June is Pride Month in the United States: an important time to honor LGBTQ+ history and to celebrate diversity in its many forms. This is an opportunity to reflect on the Stonewall Riots and impacts throughout the preceding decades, and today, we can learn more about lived experiences of the LGBTQ+ community across the spectrums of gender identities and sexual orientations.
Even with periods of positive momentum over the years, a somber truth remains: LGBTQ+ patients still face challenges in the present-day healthcare realm. Johns Hopkins Medicine shares, “There continues to be great concern in the LGBTQ+ community that the hard-won advances in civil rights will be negated. Harkening back to days of the Stonewall Riots, the current environment is a reminder that PRIDE is both a time of celebration and a renewal of commitment to continue to fight for civil rights and greater acceptance and inclusion of all LGBTQ+ people in our world.”
In addition to Pride Month, June is also recognized as Men’s Health Month and Alzheimer’s & Brain Awareness Month, and it is important to recognize the health disparities that exist among LGBTQ+ patients.
According to the Centers for Disease Control and Prevention (CDC), “For all men, heart disease and cancer are the leading causes of death. However, compared to other men, gay, bisexual and other men who have sex with men are additionally affected by higher rates of HIV and other sexually transmitted diseases (STDs), tobacco and drug use, and depression.”
Consider this: a patient experiences pain in his groin area, but he does not feel comfortable sharing his sexual identity or history with a physician. He believes he may be judged or discriminated against for having intercourse with other men, although his pain may not be associated with his sexual history at all. That concern may cause him to avoid seeking treatment, which could have saved his life if they caught his fatal blood clot early on.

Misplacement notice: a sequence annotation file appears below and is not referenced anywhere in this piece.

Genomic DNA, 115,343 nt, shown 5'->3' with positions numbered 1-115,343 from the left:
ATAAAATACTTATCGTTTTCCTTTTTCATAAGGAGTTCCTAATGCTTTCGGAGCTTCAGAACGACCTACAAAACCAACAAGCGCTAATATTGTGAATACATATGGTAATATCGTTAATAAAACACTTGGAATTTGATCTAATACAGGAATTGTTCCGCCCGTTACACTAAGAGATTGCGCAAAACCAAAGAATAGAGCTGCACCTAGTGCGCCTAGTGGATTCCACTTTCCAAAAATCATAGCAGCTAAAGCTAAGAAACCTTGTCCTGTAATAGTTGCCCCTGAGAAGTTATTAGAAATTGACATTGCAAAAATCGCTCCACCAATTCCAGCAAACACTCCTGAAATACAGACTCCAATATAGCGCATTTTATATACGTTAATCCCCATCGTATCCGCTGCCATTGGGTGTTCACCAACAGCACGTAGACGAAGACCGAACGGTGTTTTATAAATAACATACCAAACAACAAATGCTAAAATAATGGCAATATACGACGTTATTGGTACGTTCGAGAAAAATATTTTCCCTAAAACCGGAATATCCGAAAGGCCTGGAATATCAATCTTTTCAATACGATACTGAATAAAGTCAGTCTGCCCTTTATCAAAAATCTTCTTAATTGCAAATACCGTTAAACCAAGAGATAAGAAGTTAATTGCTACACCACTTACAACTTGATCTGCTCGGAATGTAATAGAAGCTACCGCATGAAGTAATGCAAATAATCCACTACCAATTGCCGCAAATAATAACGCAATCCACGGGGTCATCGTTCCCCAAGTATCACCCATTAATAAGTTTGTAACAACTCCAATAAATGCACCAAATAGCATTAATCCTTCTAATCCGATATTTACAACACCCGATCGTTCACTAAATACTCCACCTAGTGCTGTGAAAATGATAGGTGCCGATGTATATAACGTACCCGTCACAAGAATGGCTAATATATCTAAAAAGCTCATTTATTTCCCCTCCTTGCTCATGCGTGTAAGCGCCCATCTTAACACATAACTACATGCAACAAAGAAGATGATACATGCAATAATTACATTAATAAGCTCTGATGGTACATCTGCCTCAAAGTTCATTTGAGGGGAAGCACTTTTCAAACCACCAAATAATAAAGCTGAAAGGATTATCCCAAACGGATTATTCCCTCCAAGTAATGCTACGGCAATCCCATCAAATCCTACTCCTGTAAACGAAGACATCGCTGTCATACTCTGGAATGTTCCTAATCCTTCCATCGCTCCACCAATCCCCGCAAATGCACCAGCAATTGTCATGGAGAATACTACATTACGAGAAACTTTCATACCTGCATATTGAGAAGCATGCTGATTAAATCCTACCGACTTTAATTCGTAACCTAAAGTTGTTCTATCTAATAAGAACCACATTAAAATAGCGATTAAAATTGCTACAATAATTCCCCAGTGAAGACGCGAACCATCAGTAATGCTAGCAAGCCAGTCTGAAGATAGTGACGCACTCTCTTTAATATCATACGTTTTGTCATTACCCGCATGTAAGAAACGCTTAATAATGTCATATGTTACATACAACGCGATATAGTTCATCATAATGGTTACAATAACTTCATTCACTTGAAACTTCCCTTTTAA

There are actions we can take — as practitioners, as patients, as allies, or all of the above — to help remove barriers and ultimately improve outcomes.
Take PRIDE in Health
Using the letters in PRIDE, below are some suggestions to be a well-being champion and support system for others:
P: Practice active listening.
If a family member, friend, or colleague opens up to you and shares, “I haven’t been feeling well lately,” listen up! Maybe he/she/they experienced physical pain or managed some difficult emotions lately; instead of assuming everything is OK, show genuine concern and ask questions. You may learn that the “not feeling well” issue is more significant than expressed.
R: Respond with care.
Create a safe space for this individual to be his/her/their authentic self, and respond to their concerns without judgment. You could also help validate and acknowledge their feelings, for example, “That sounds like a painful experience and I’m so sorry you’re going through this. How can I help support you?”
I: Instill confidence.
Take PRIDE in making healthy choices! We can help others find their confidence in taking positive steps and complete ownership of their physical, mental, spiritual, emotional health.
D: Designate helpers.
You may not be a practitioner yourself, but there are a multitude of wellness and support resources available to help LGBTQ+ patients, as outlined by this Johns Hopkins Medicine guide.
Organizations like Dina Proto International provide cultural competence education and training to practitioners and organizations alike .
Remember to take PRIDE in your health — and the health of others — throughout June and every month!
Centers for Disease Control and Prevention. (n.d.). For Your Health: For Your Health: Recommendations for A Healthier You.Retrieved from https://www.cdc.gov/msmhealth/for-your-health.htm
Johns Hopkins Medicine. (2022). LGBTQ+ Pride Month. Retrieved from https://www.hopkinsmedicine.org/diversity/_documents/lgbtq_pride_heritage_guide.pdf?fbclid=IwAR17uDgKunY_aEuYr1OoKcdssHVRlXYzlCrxoQpic0QZ5Bt-F65v6P7-wj0
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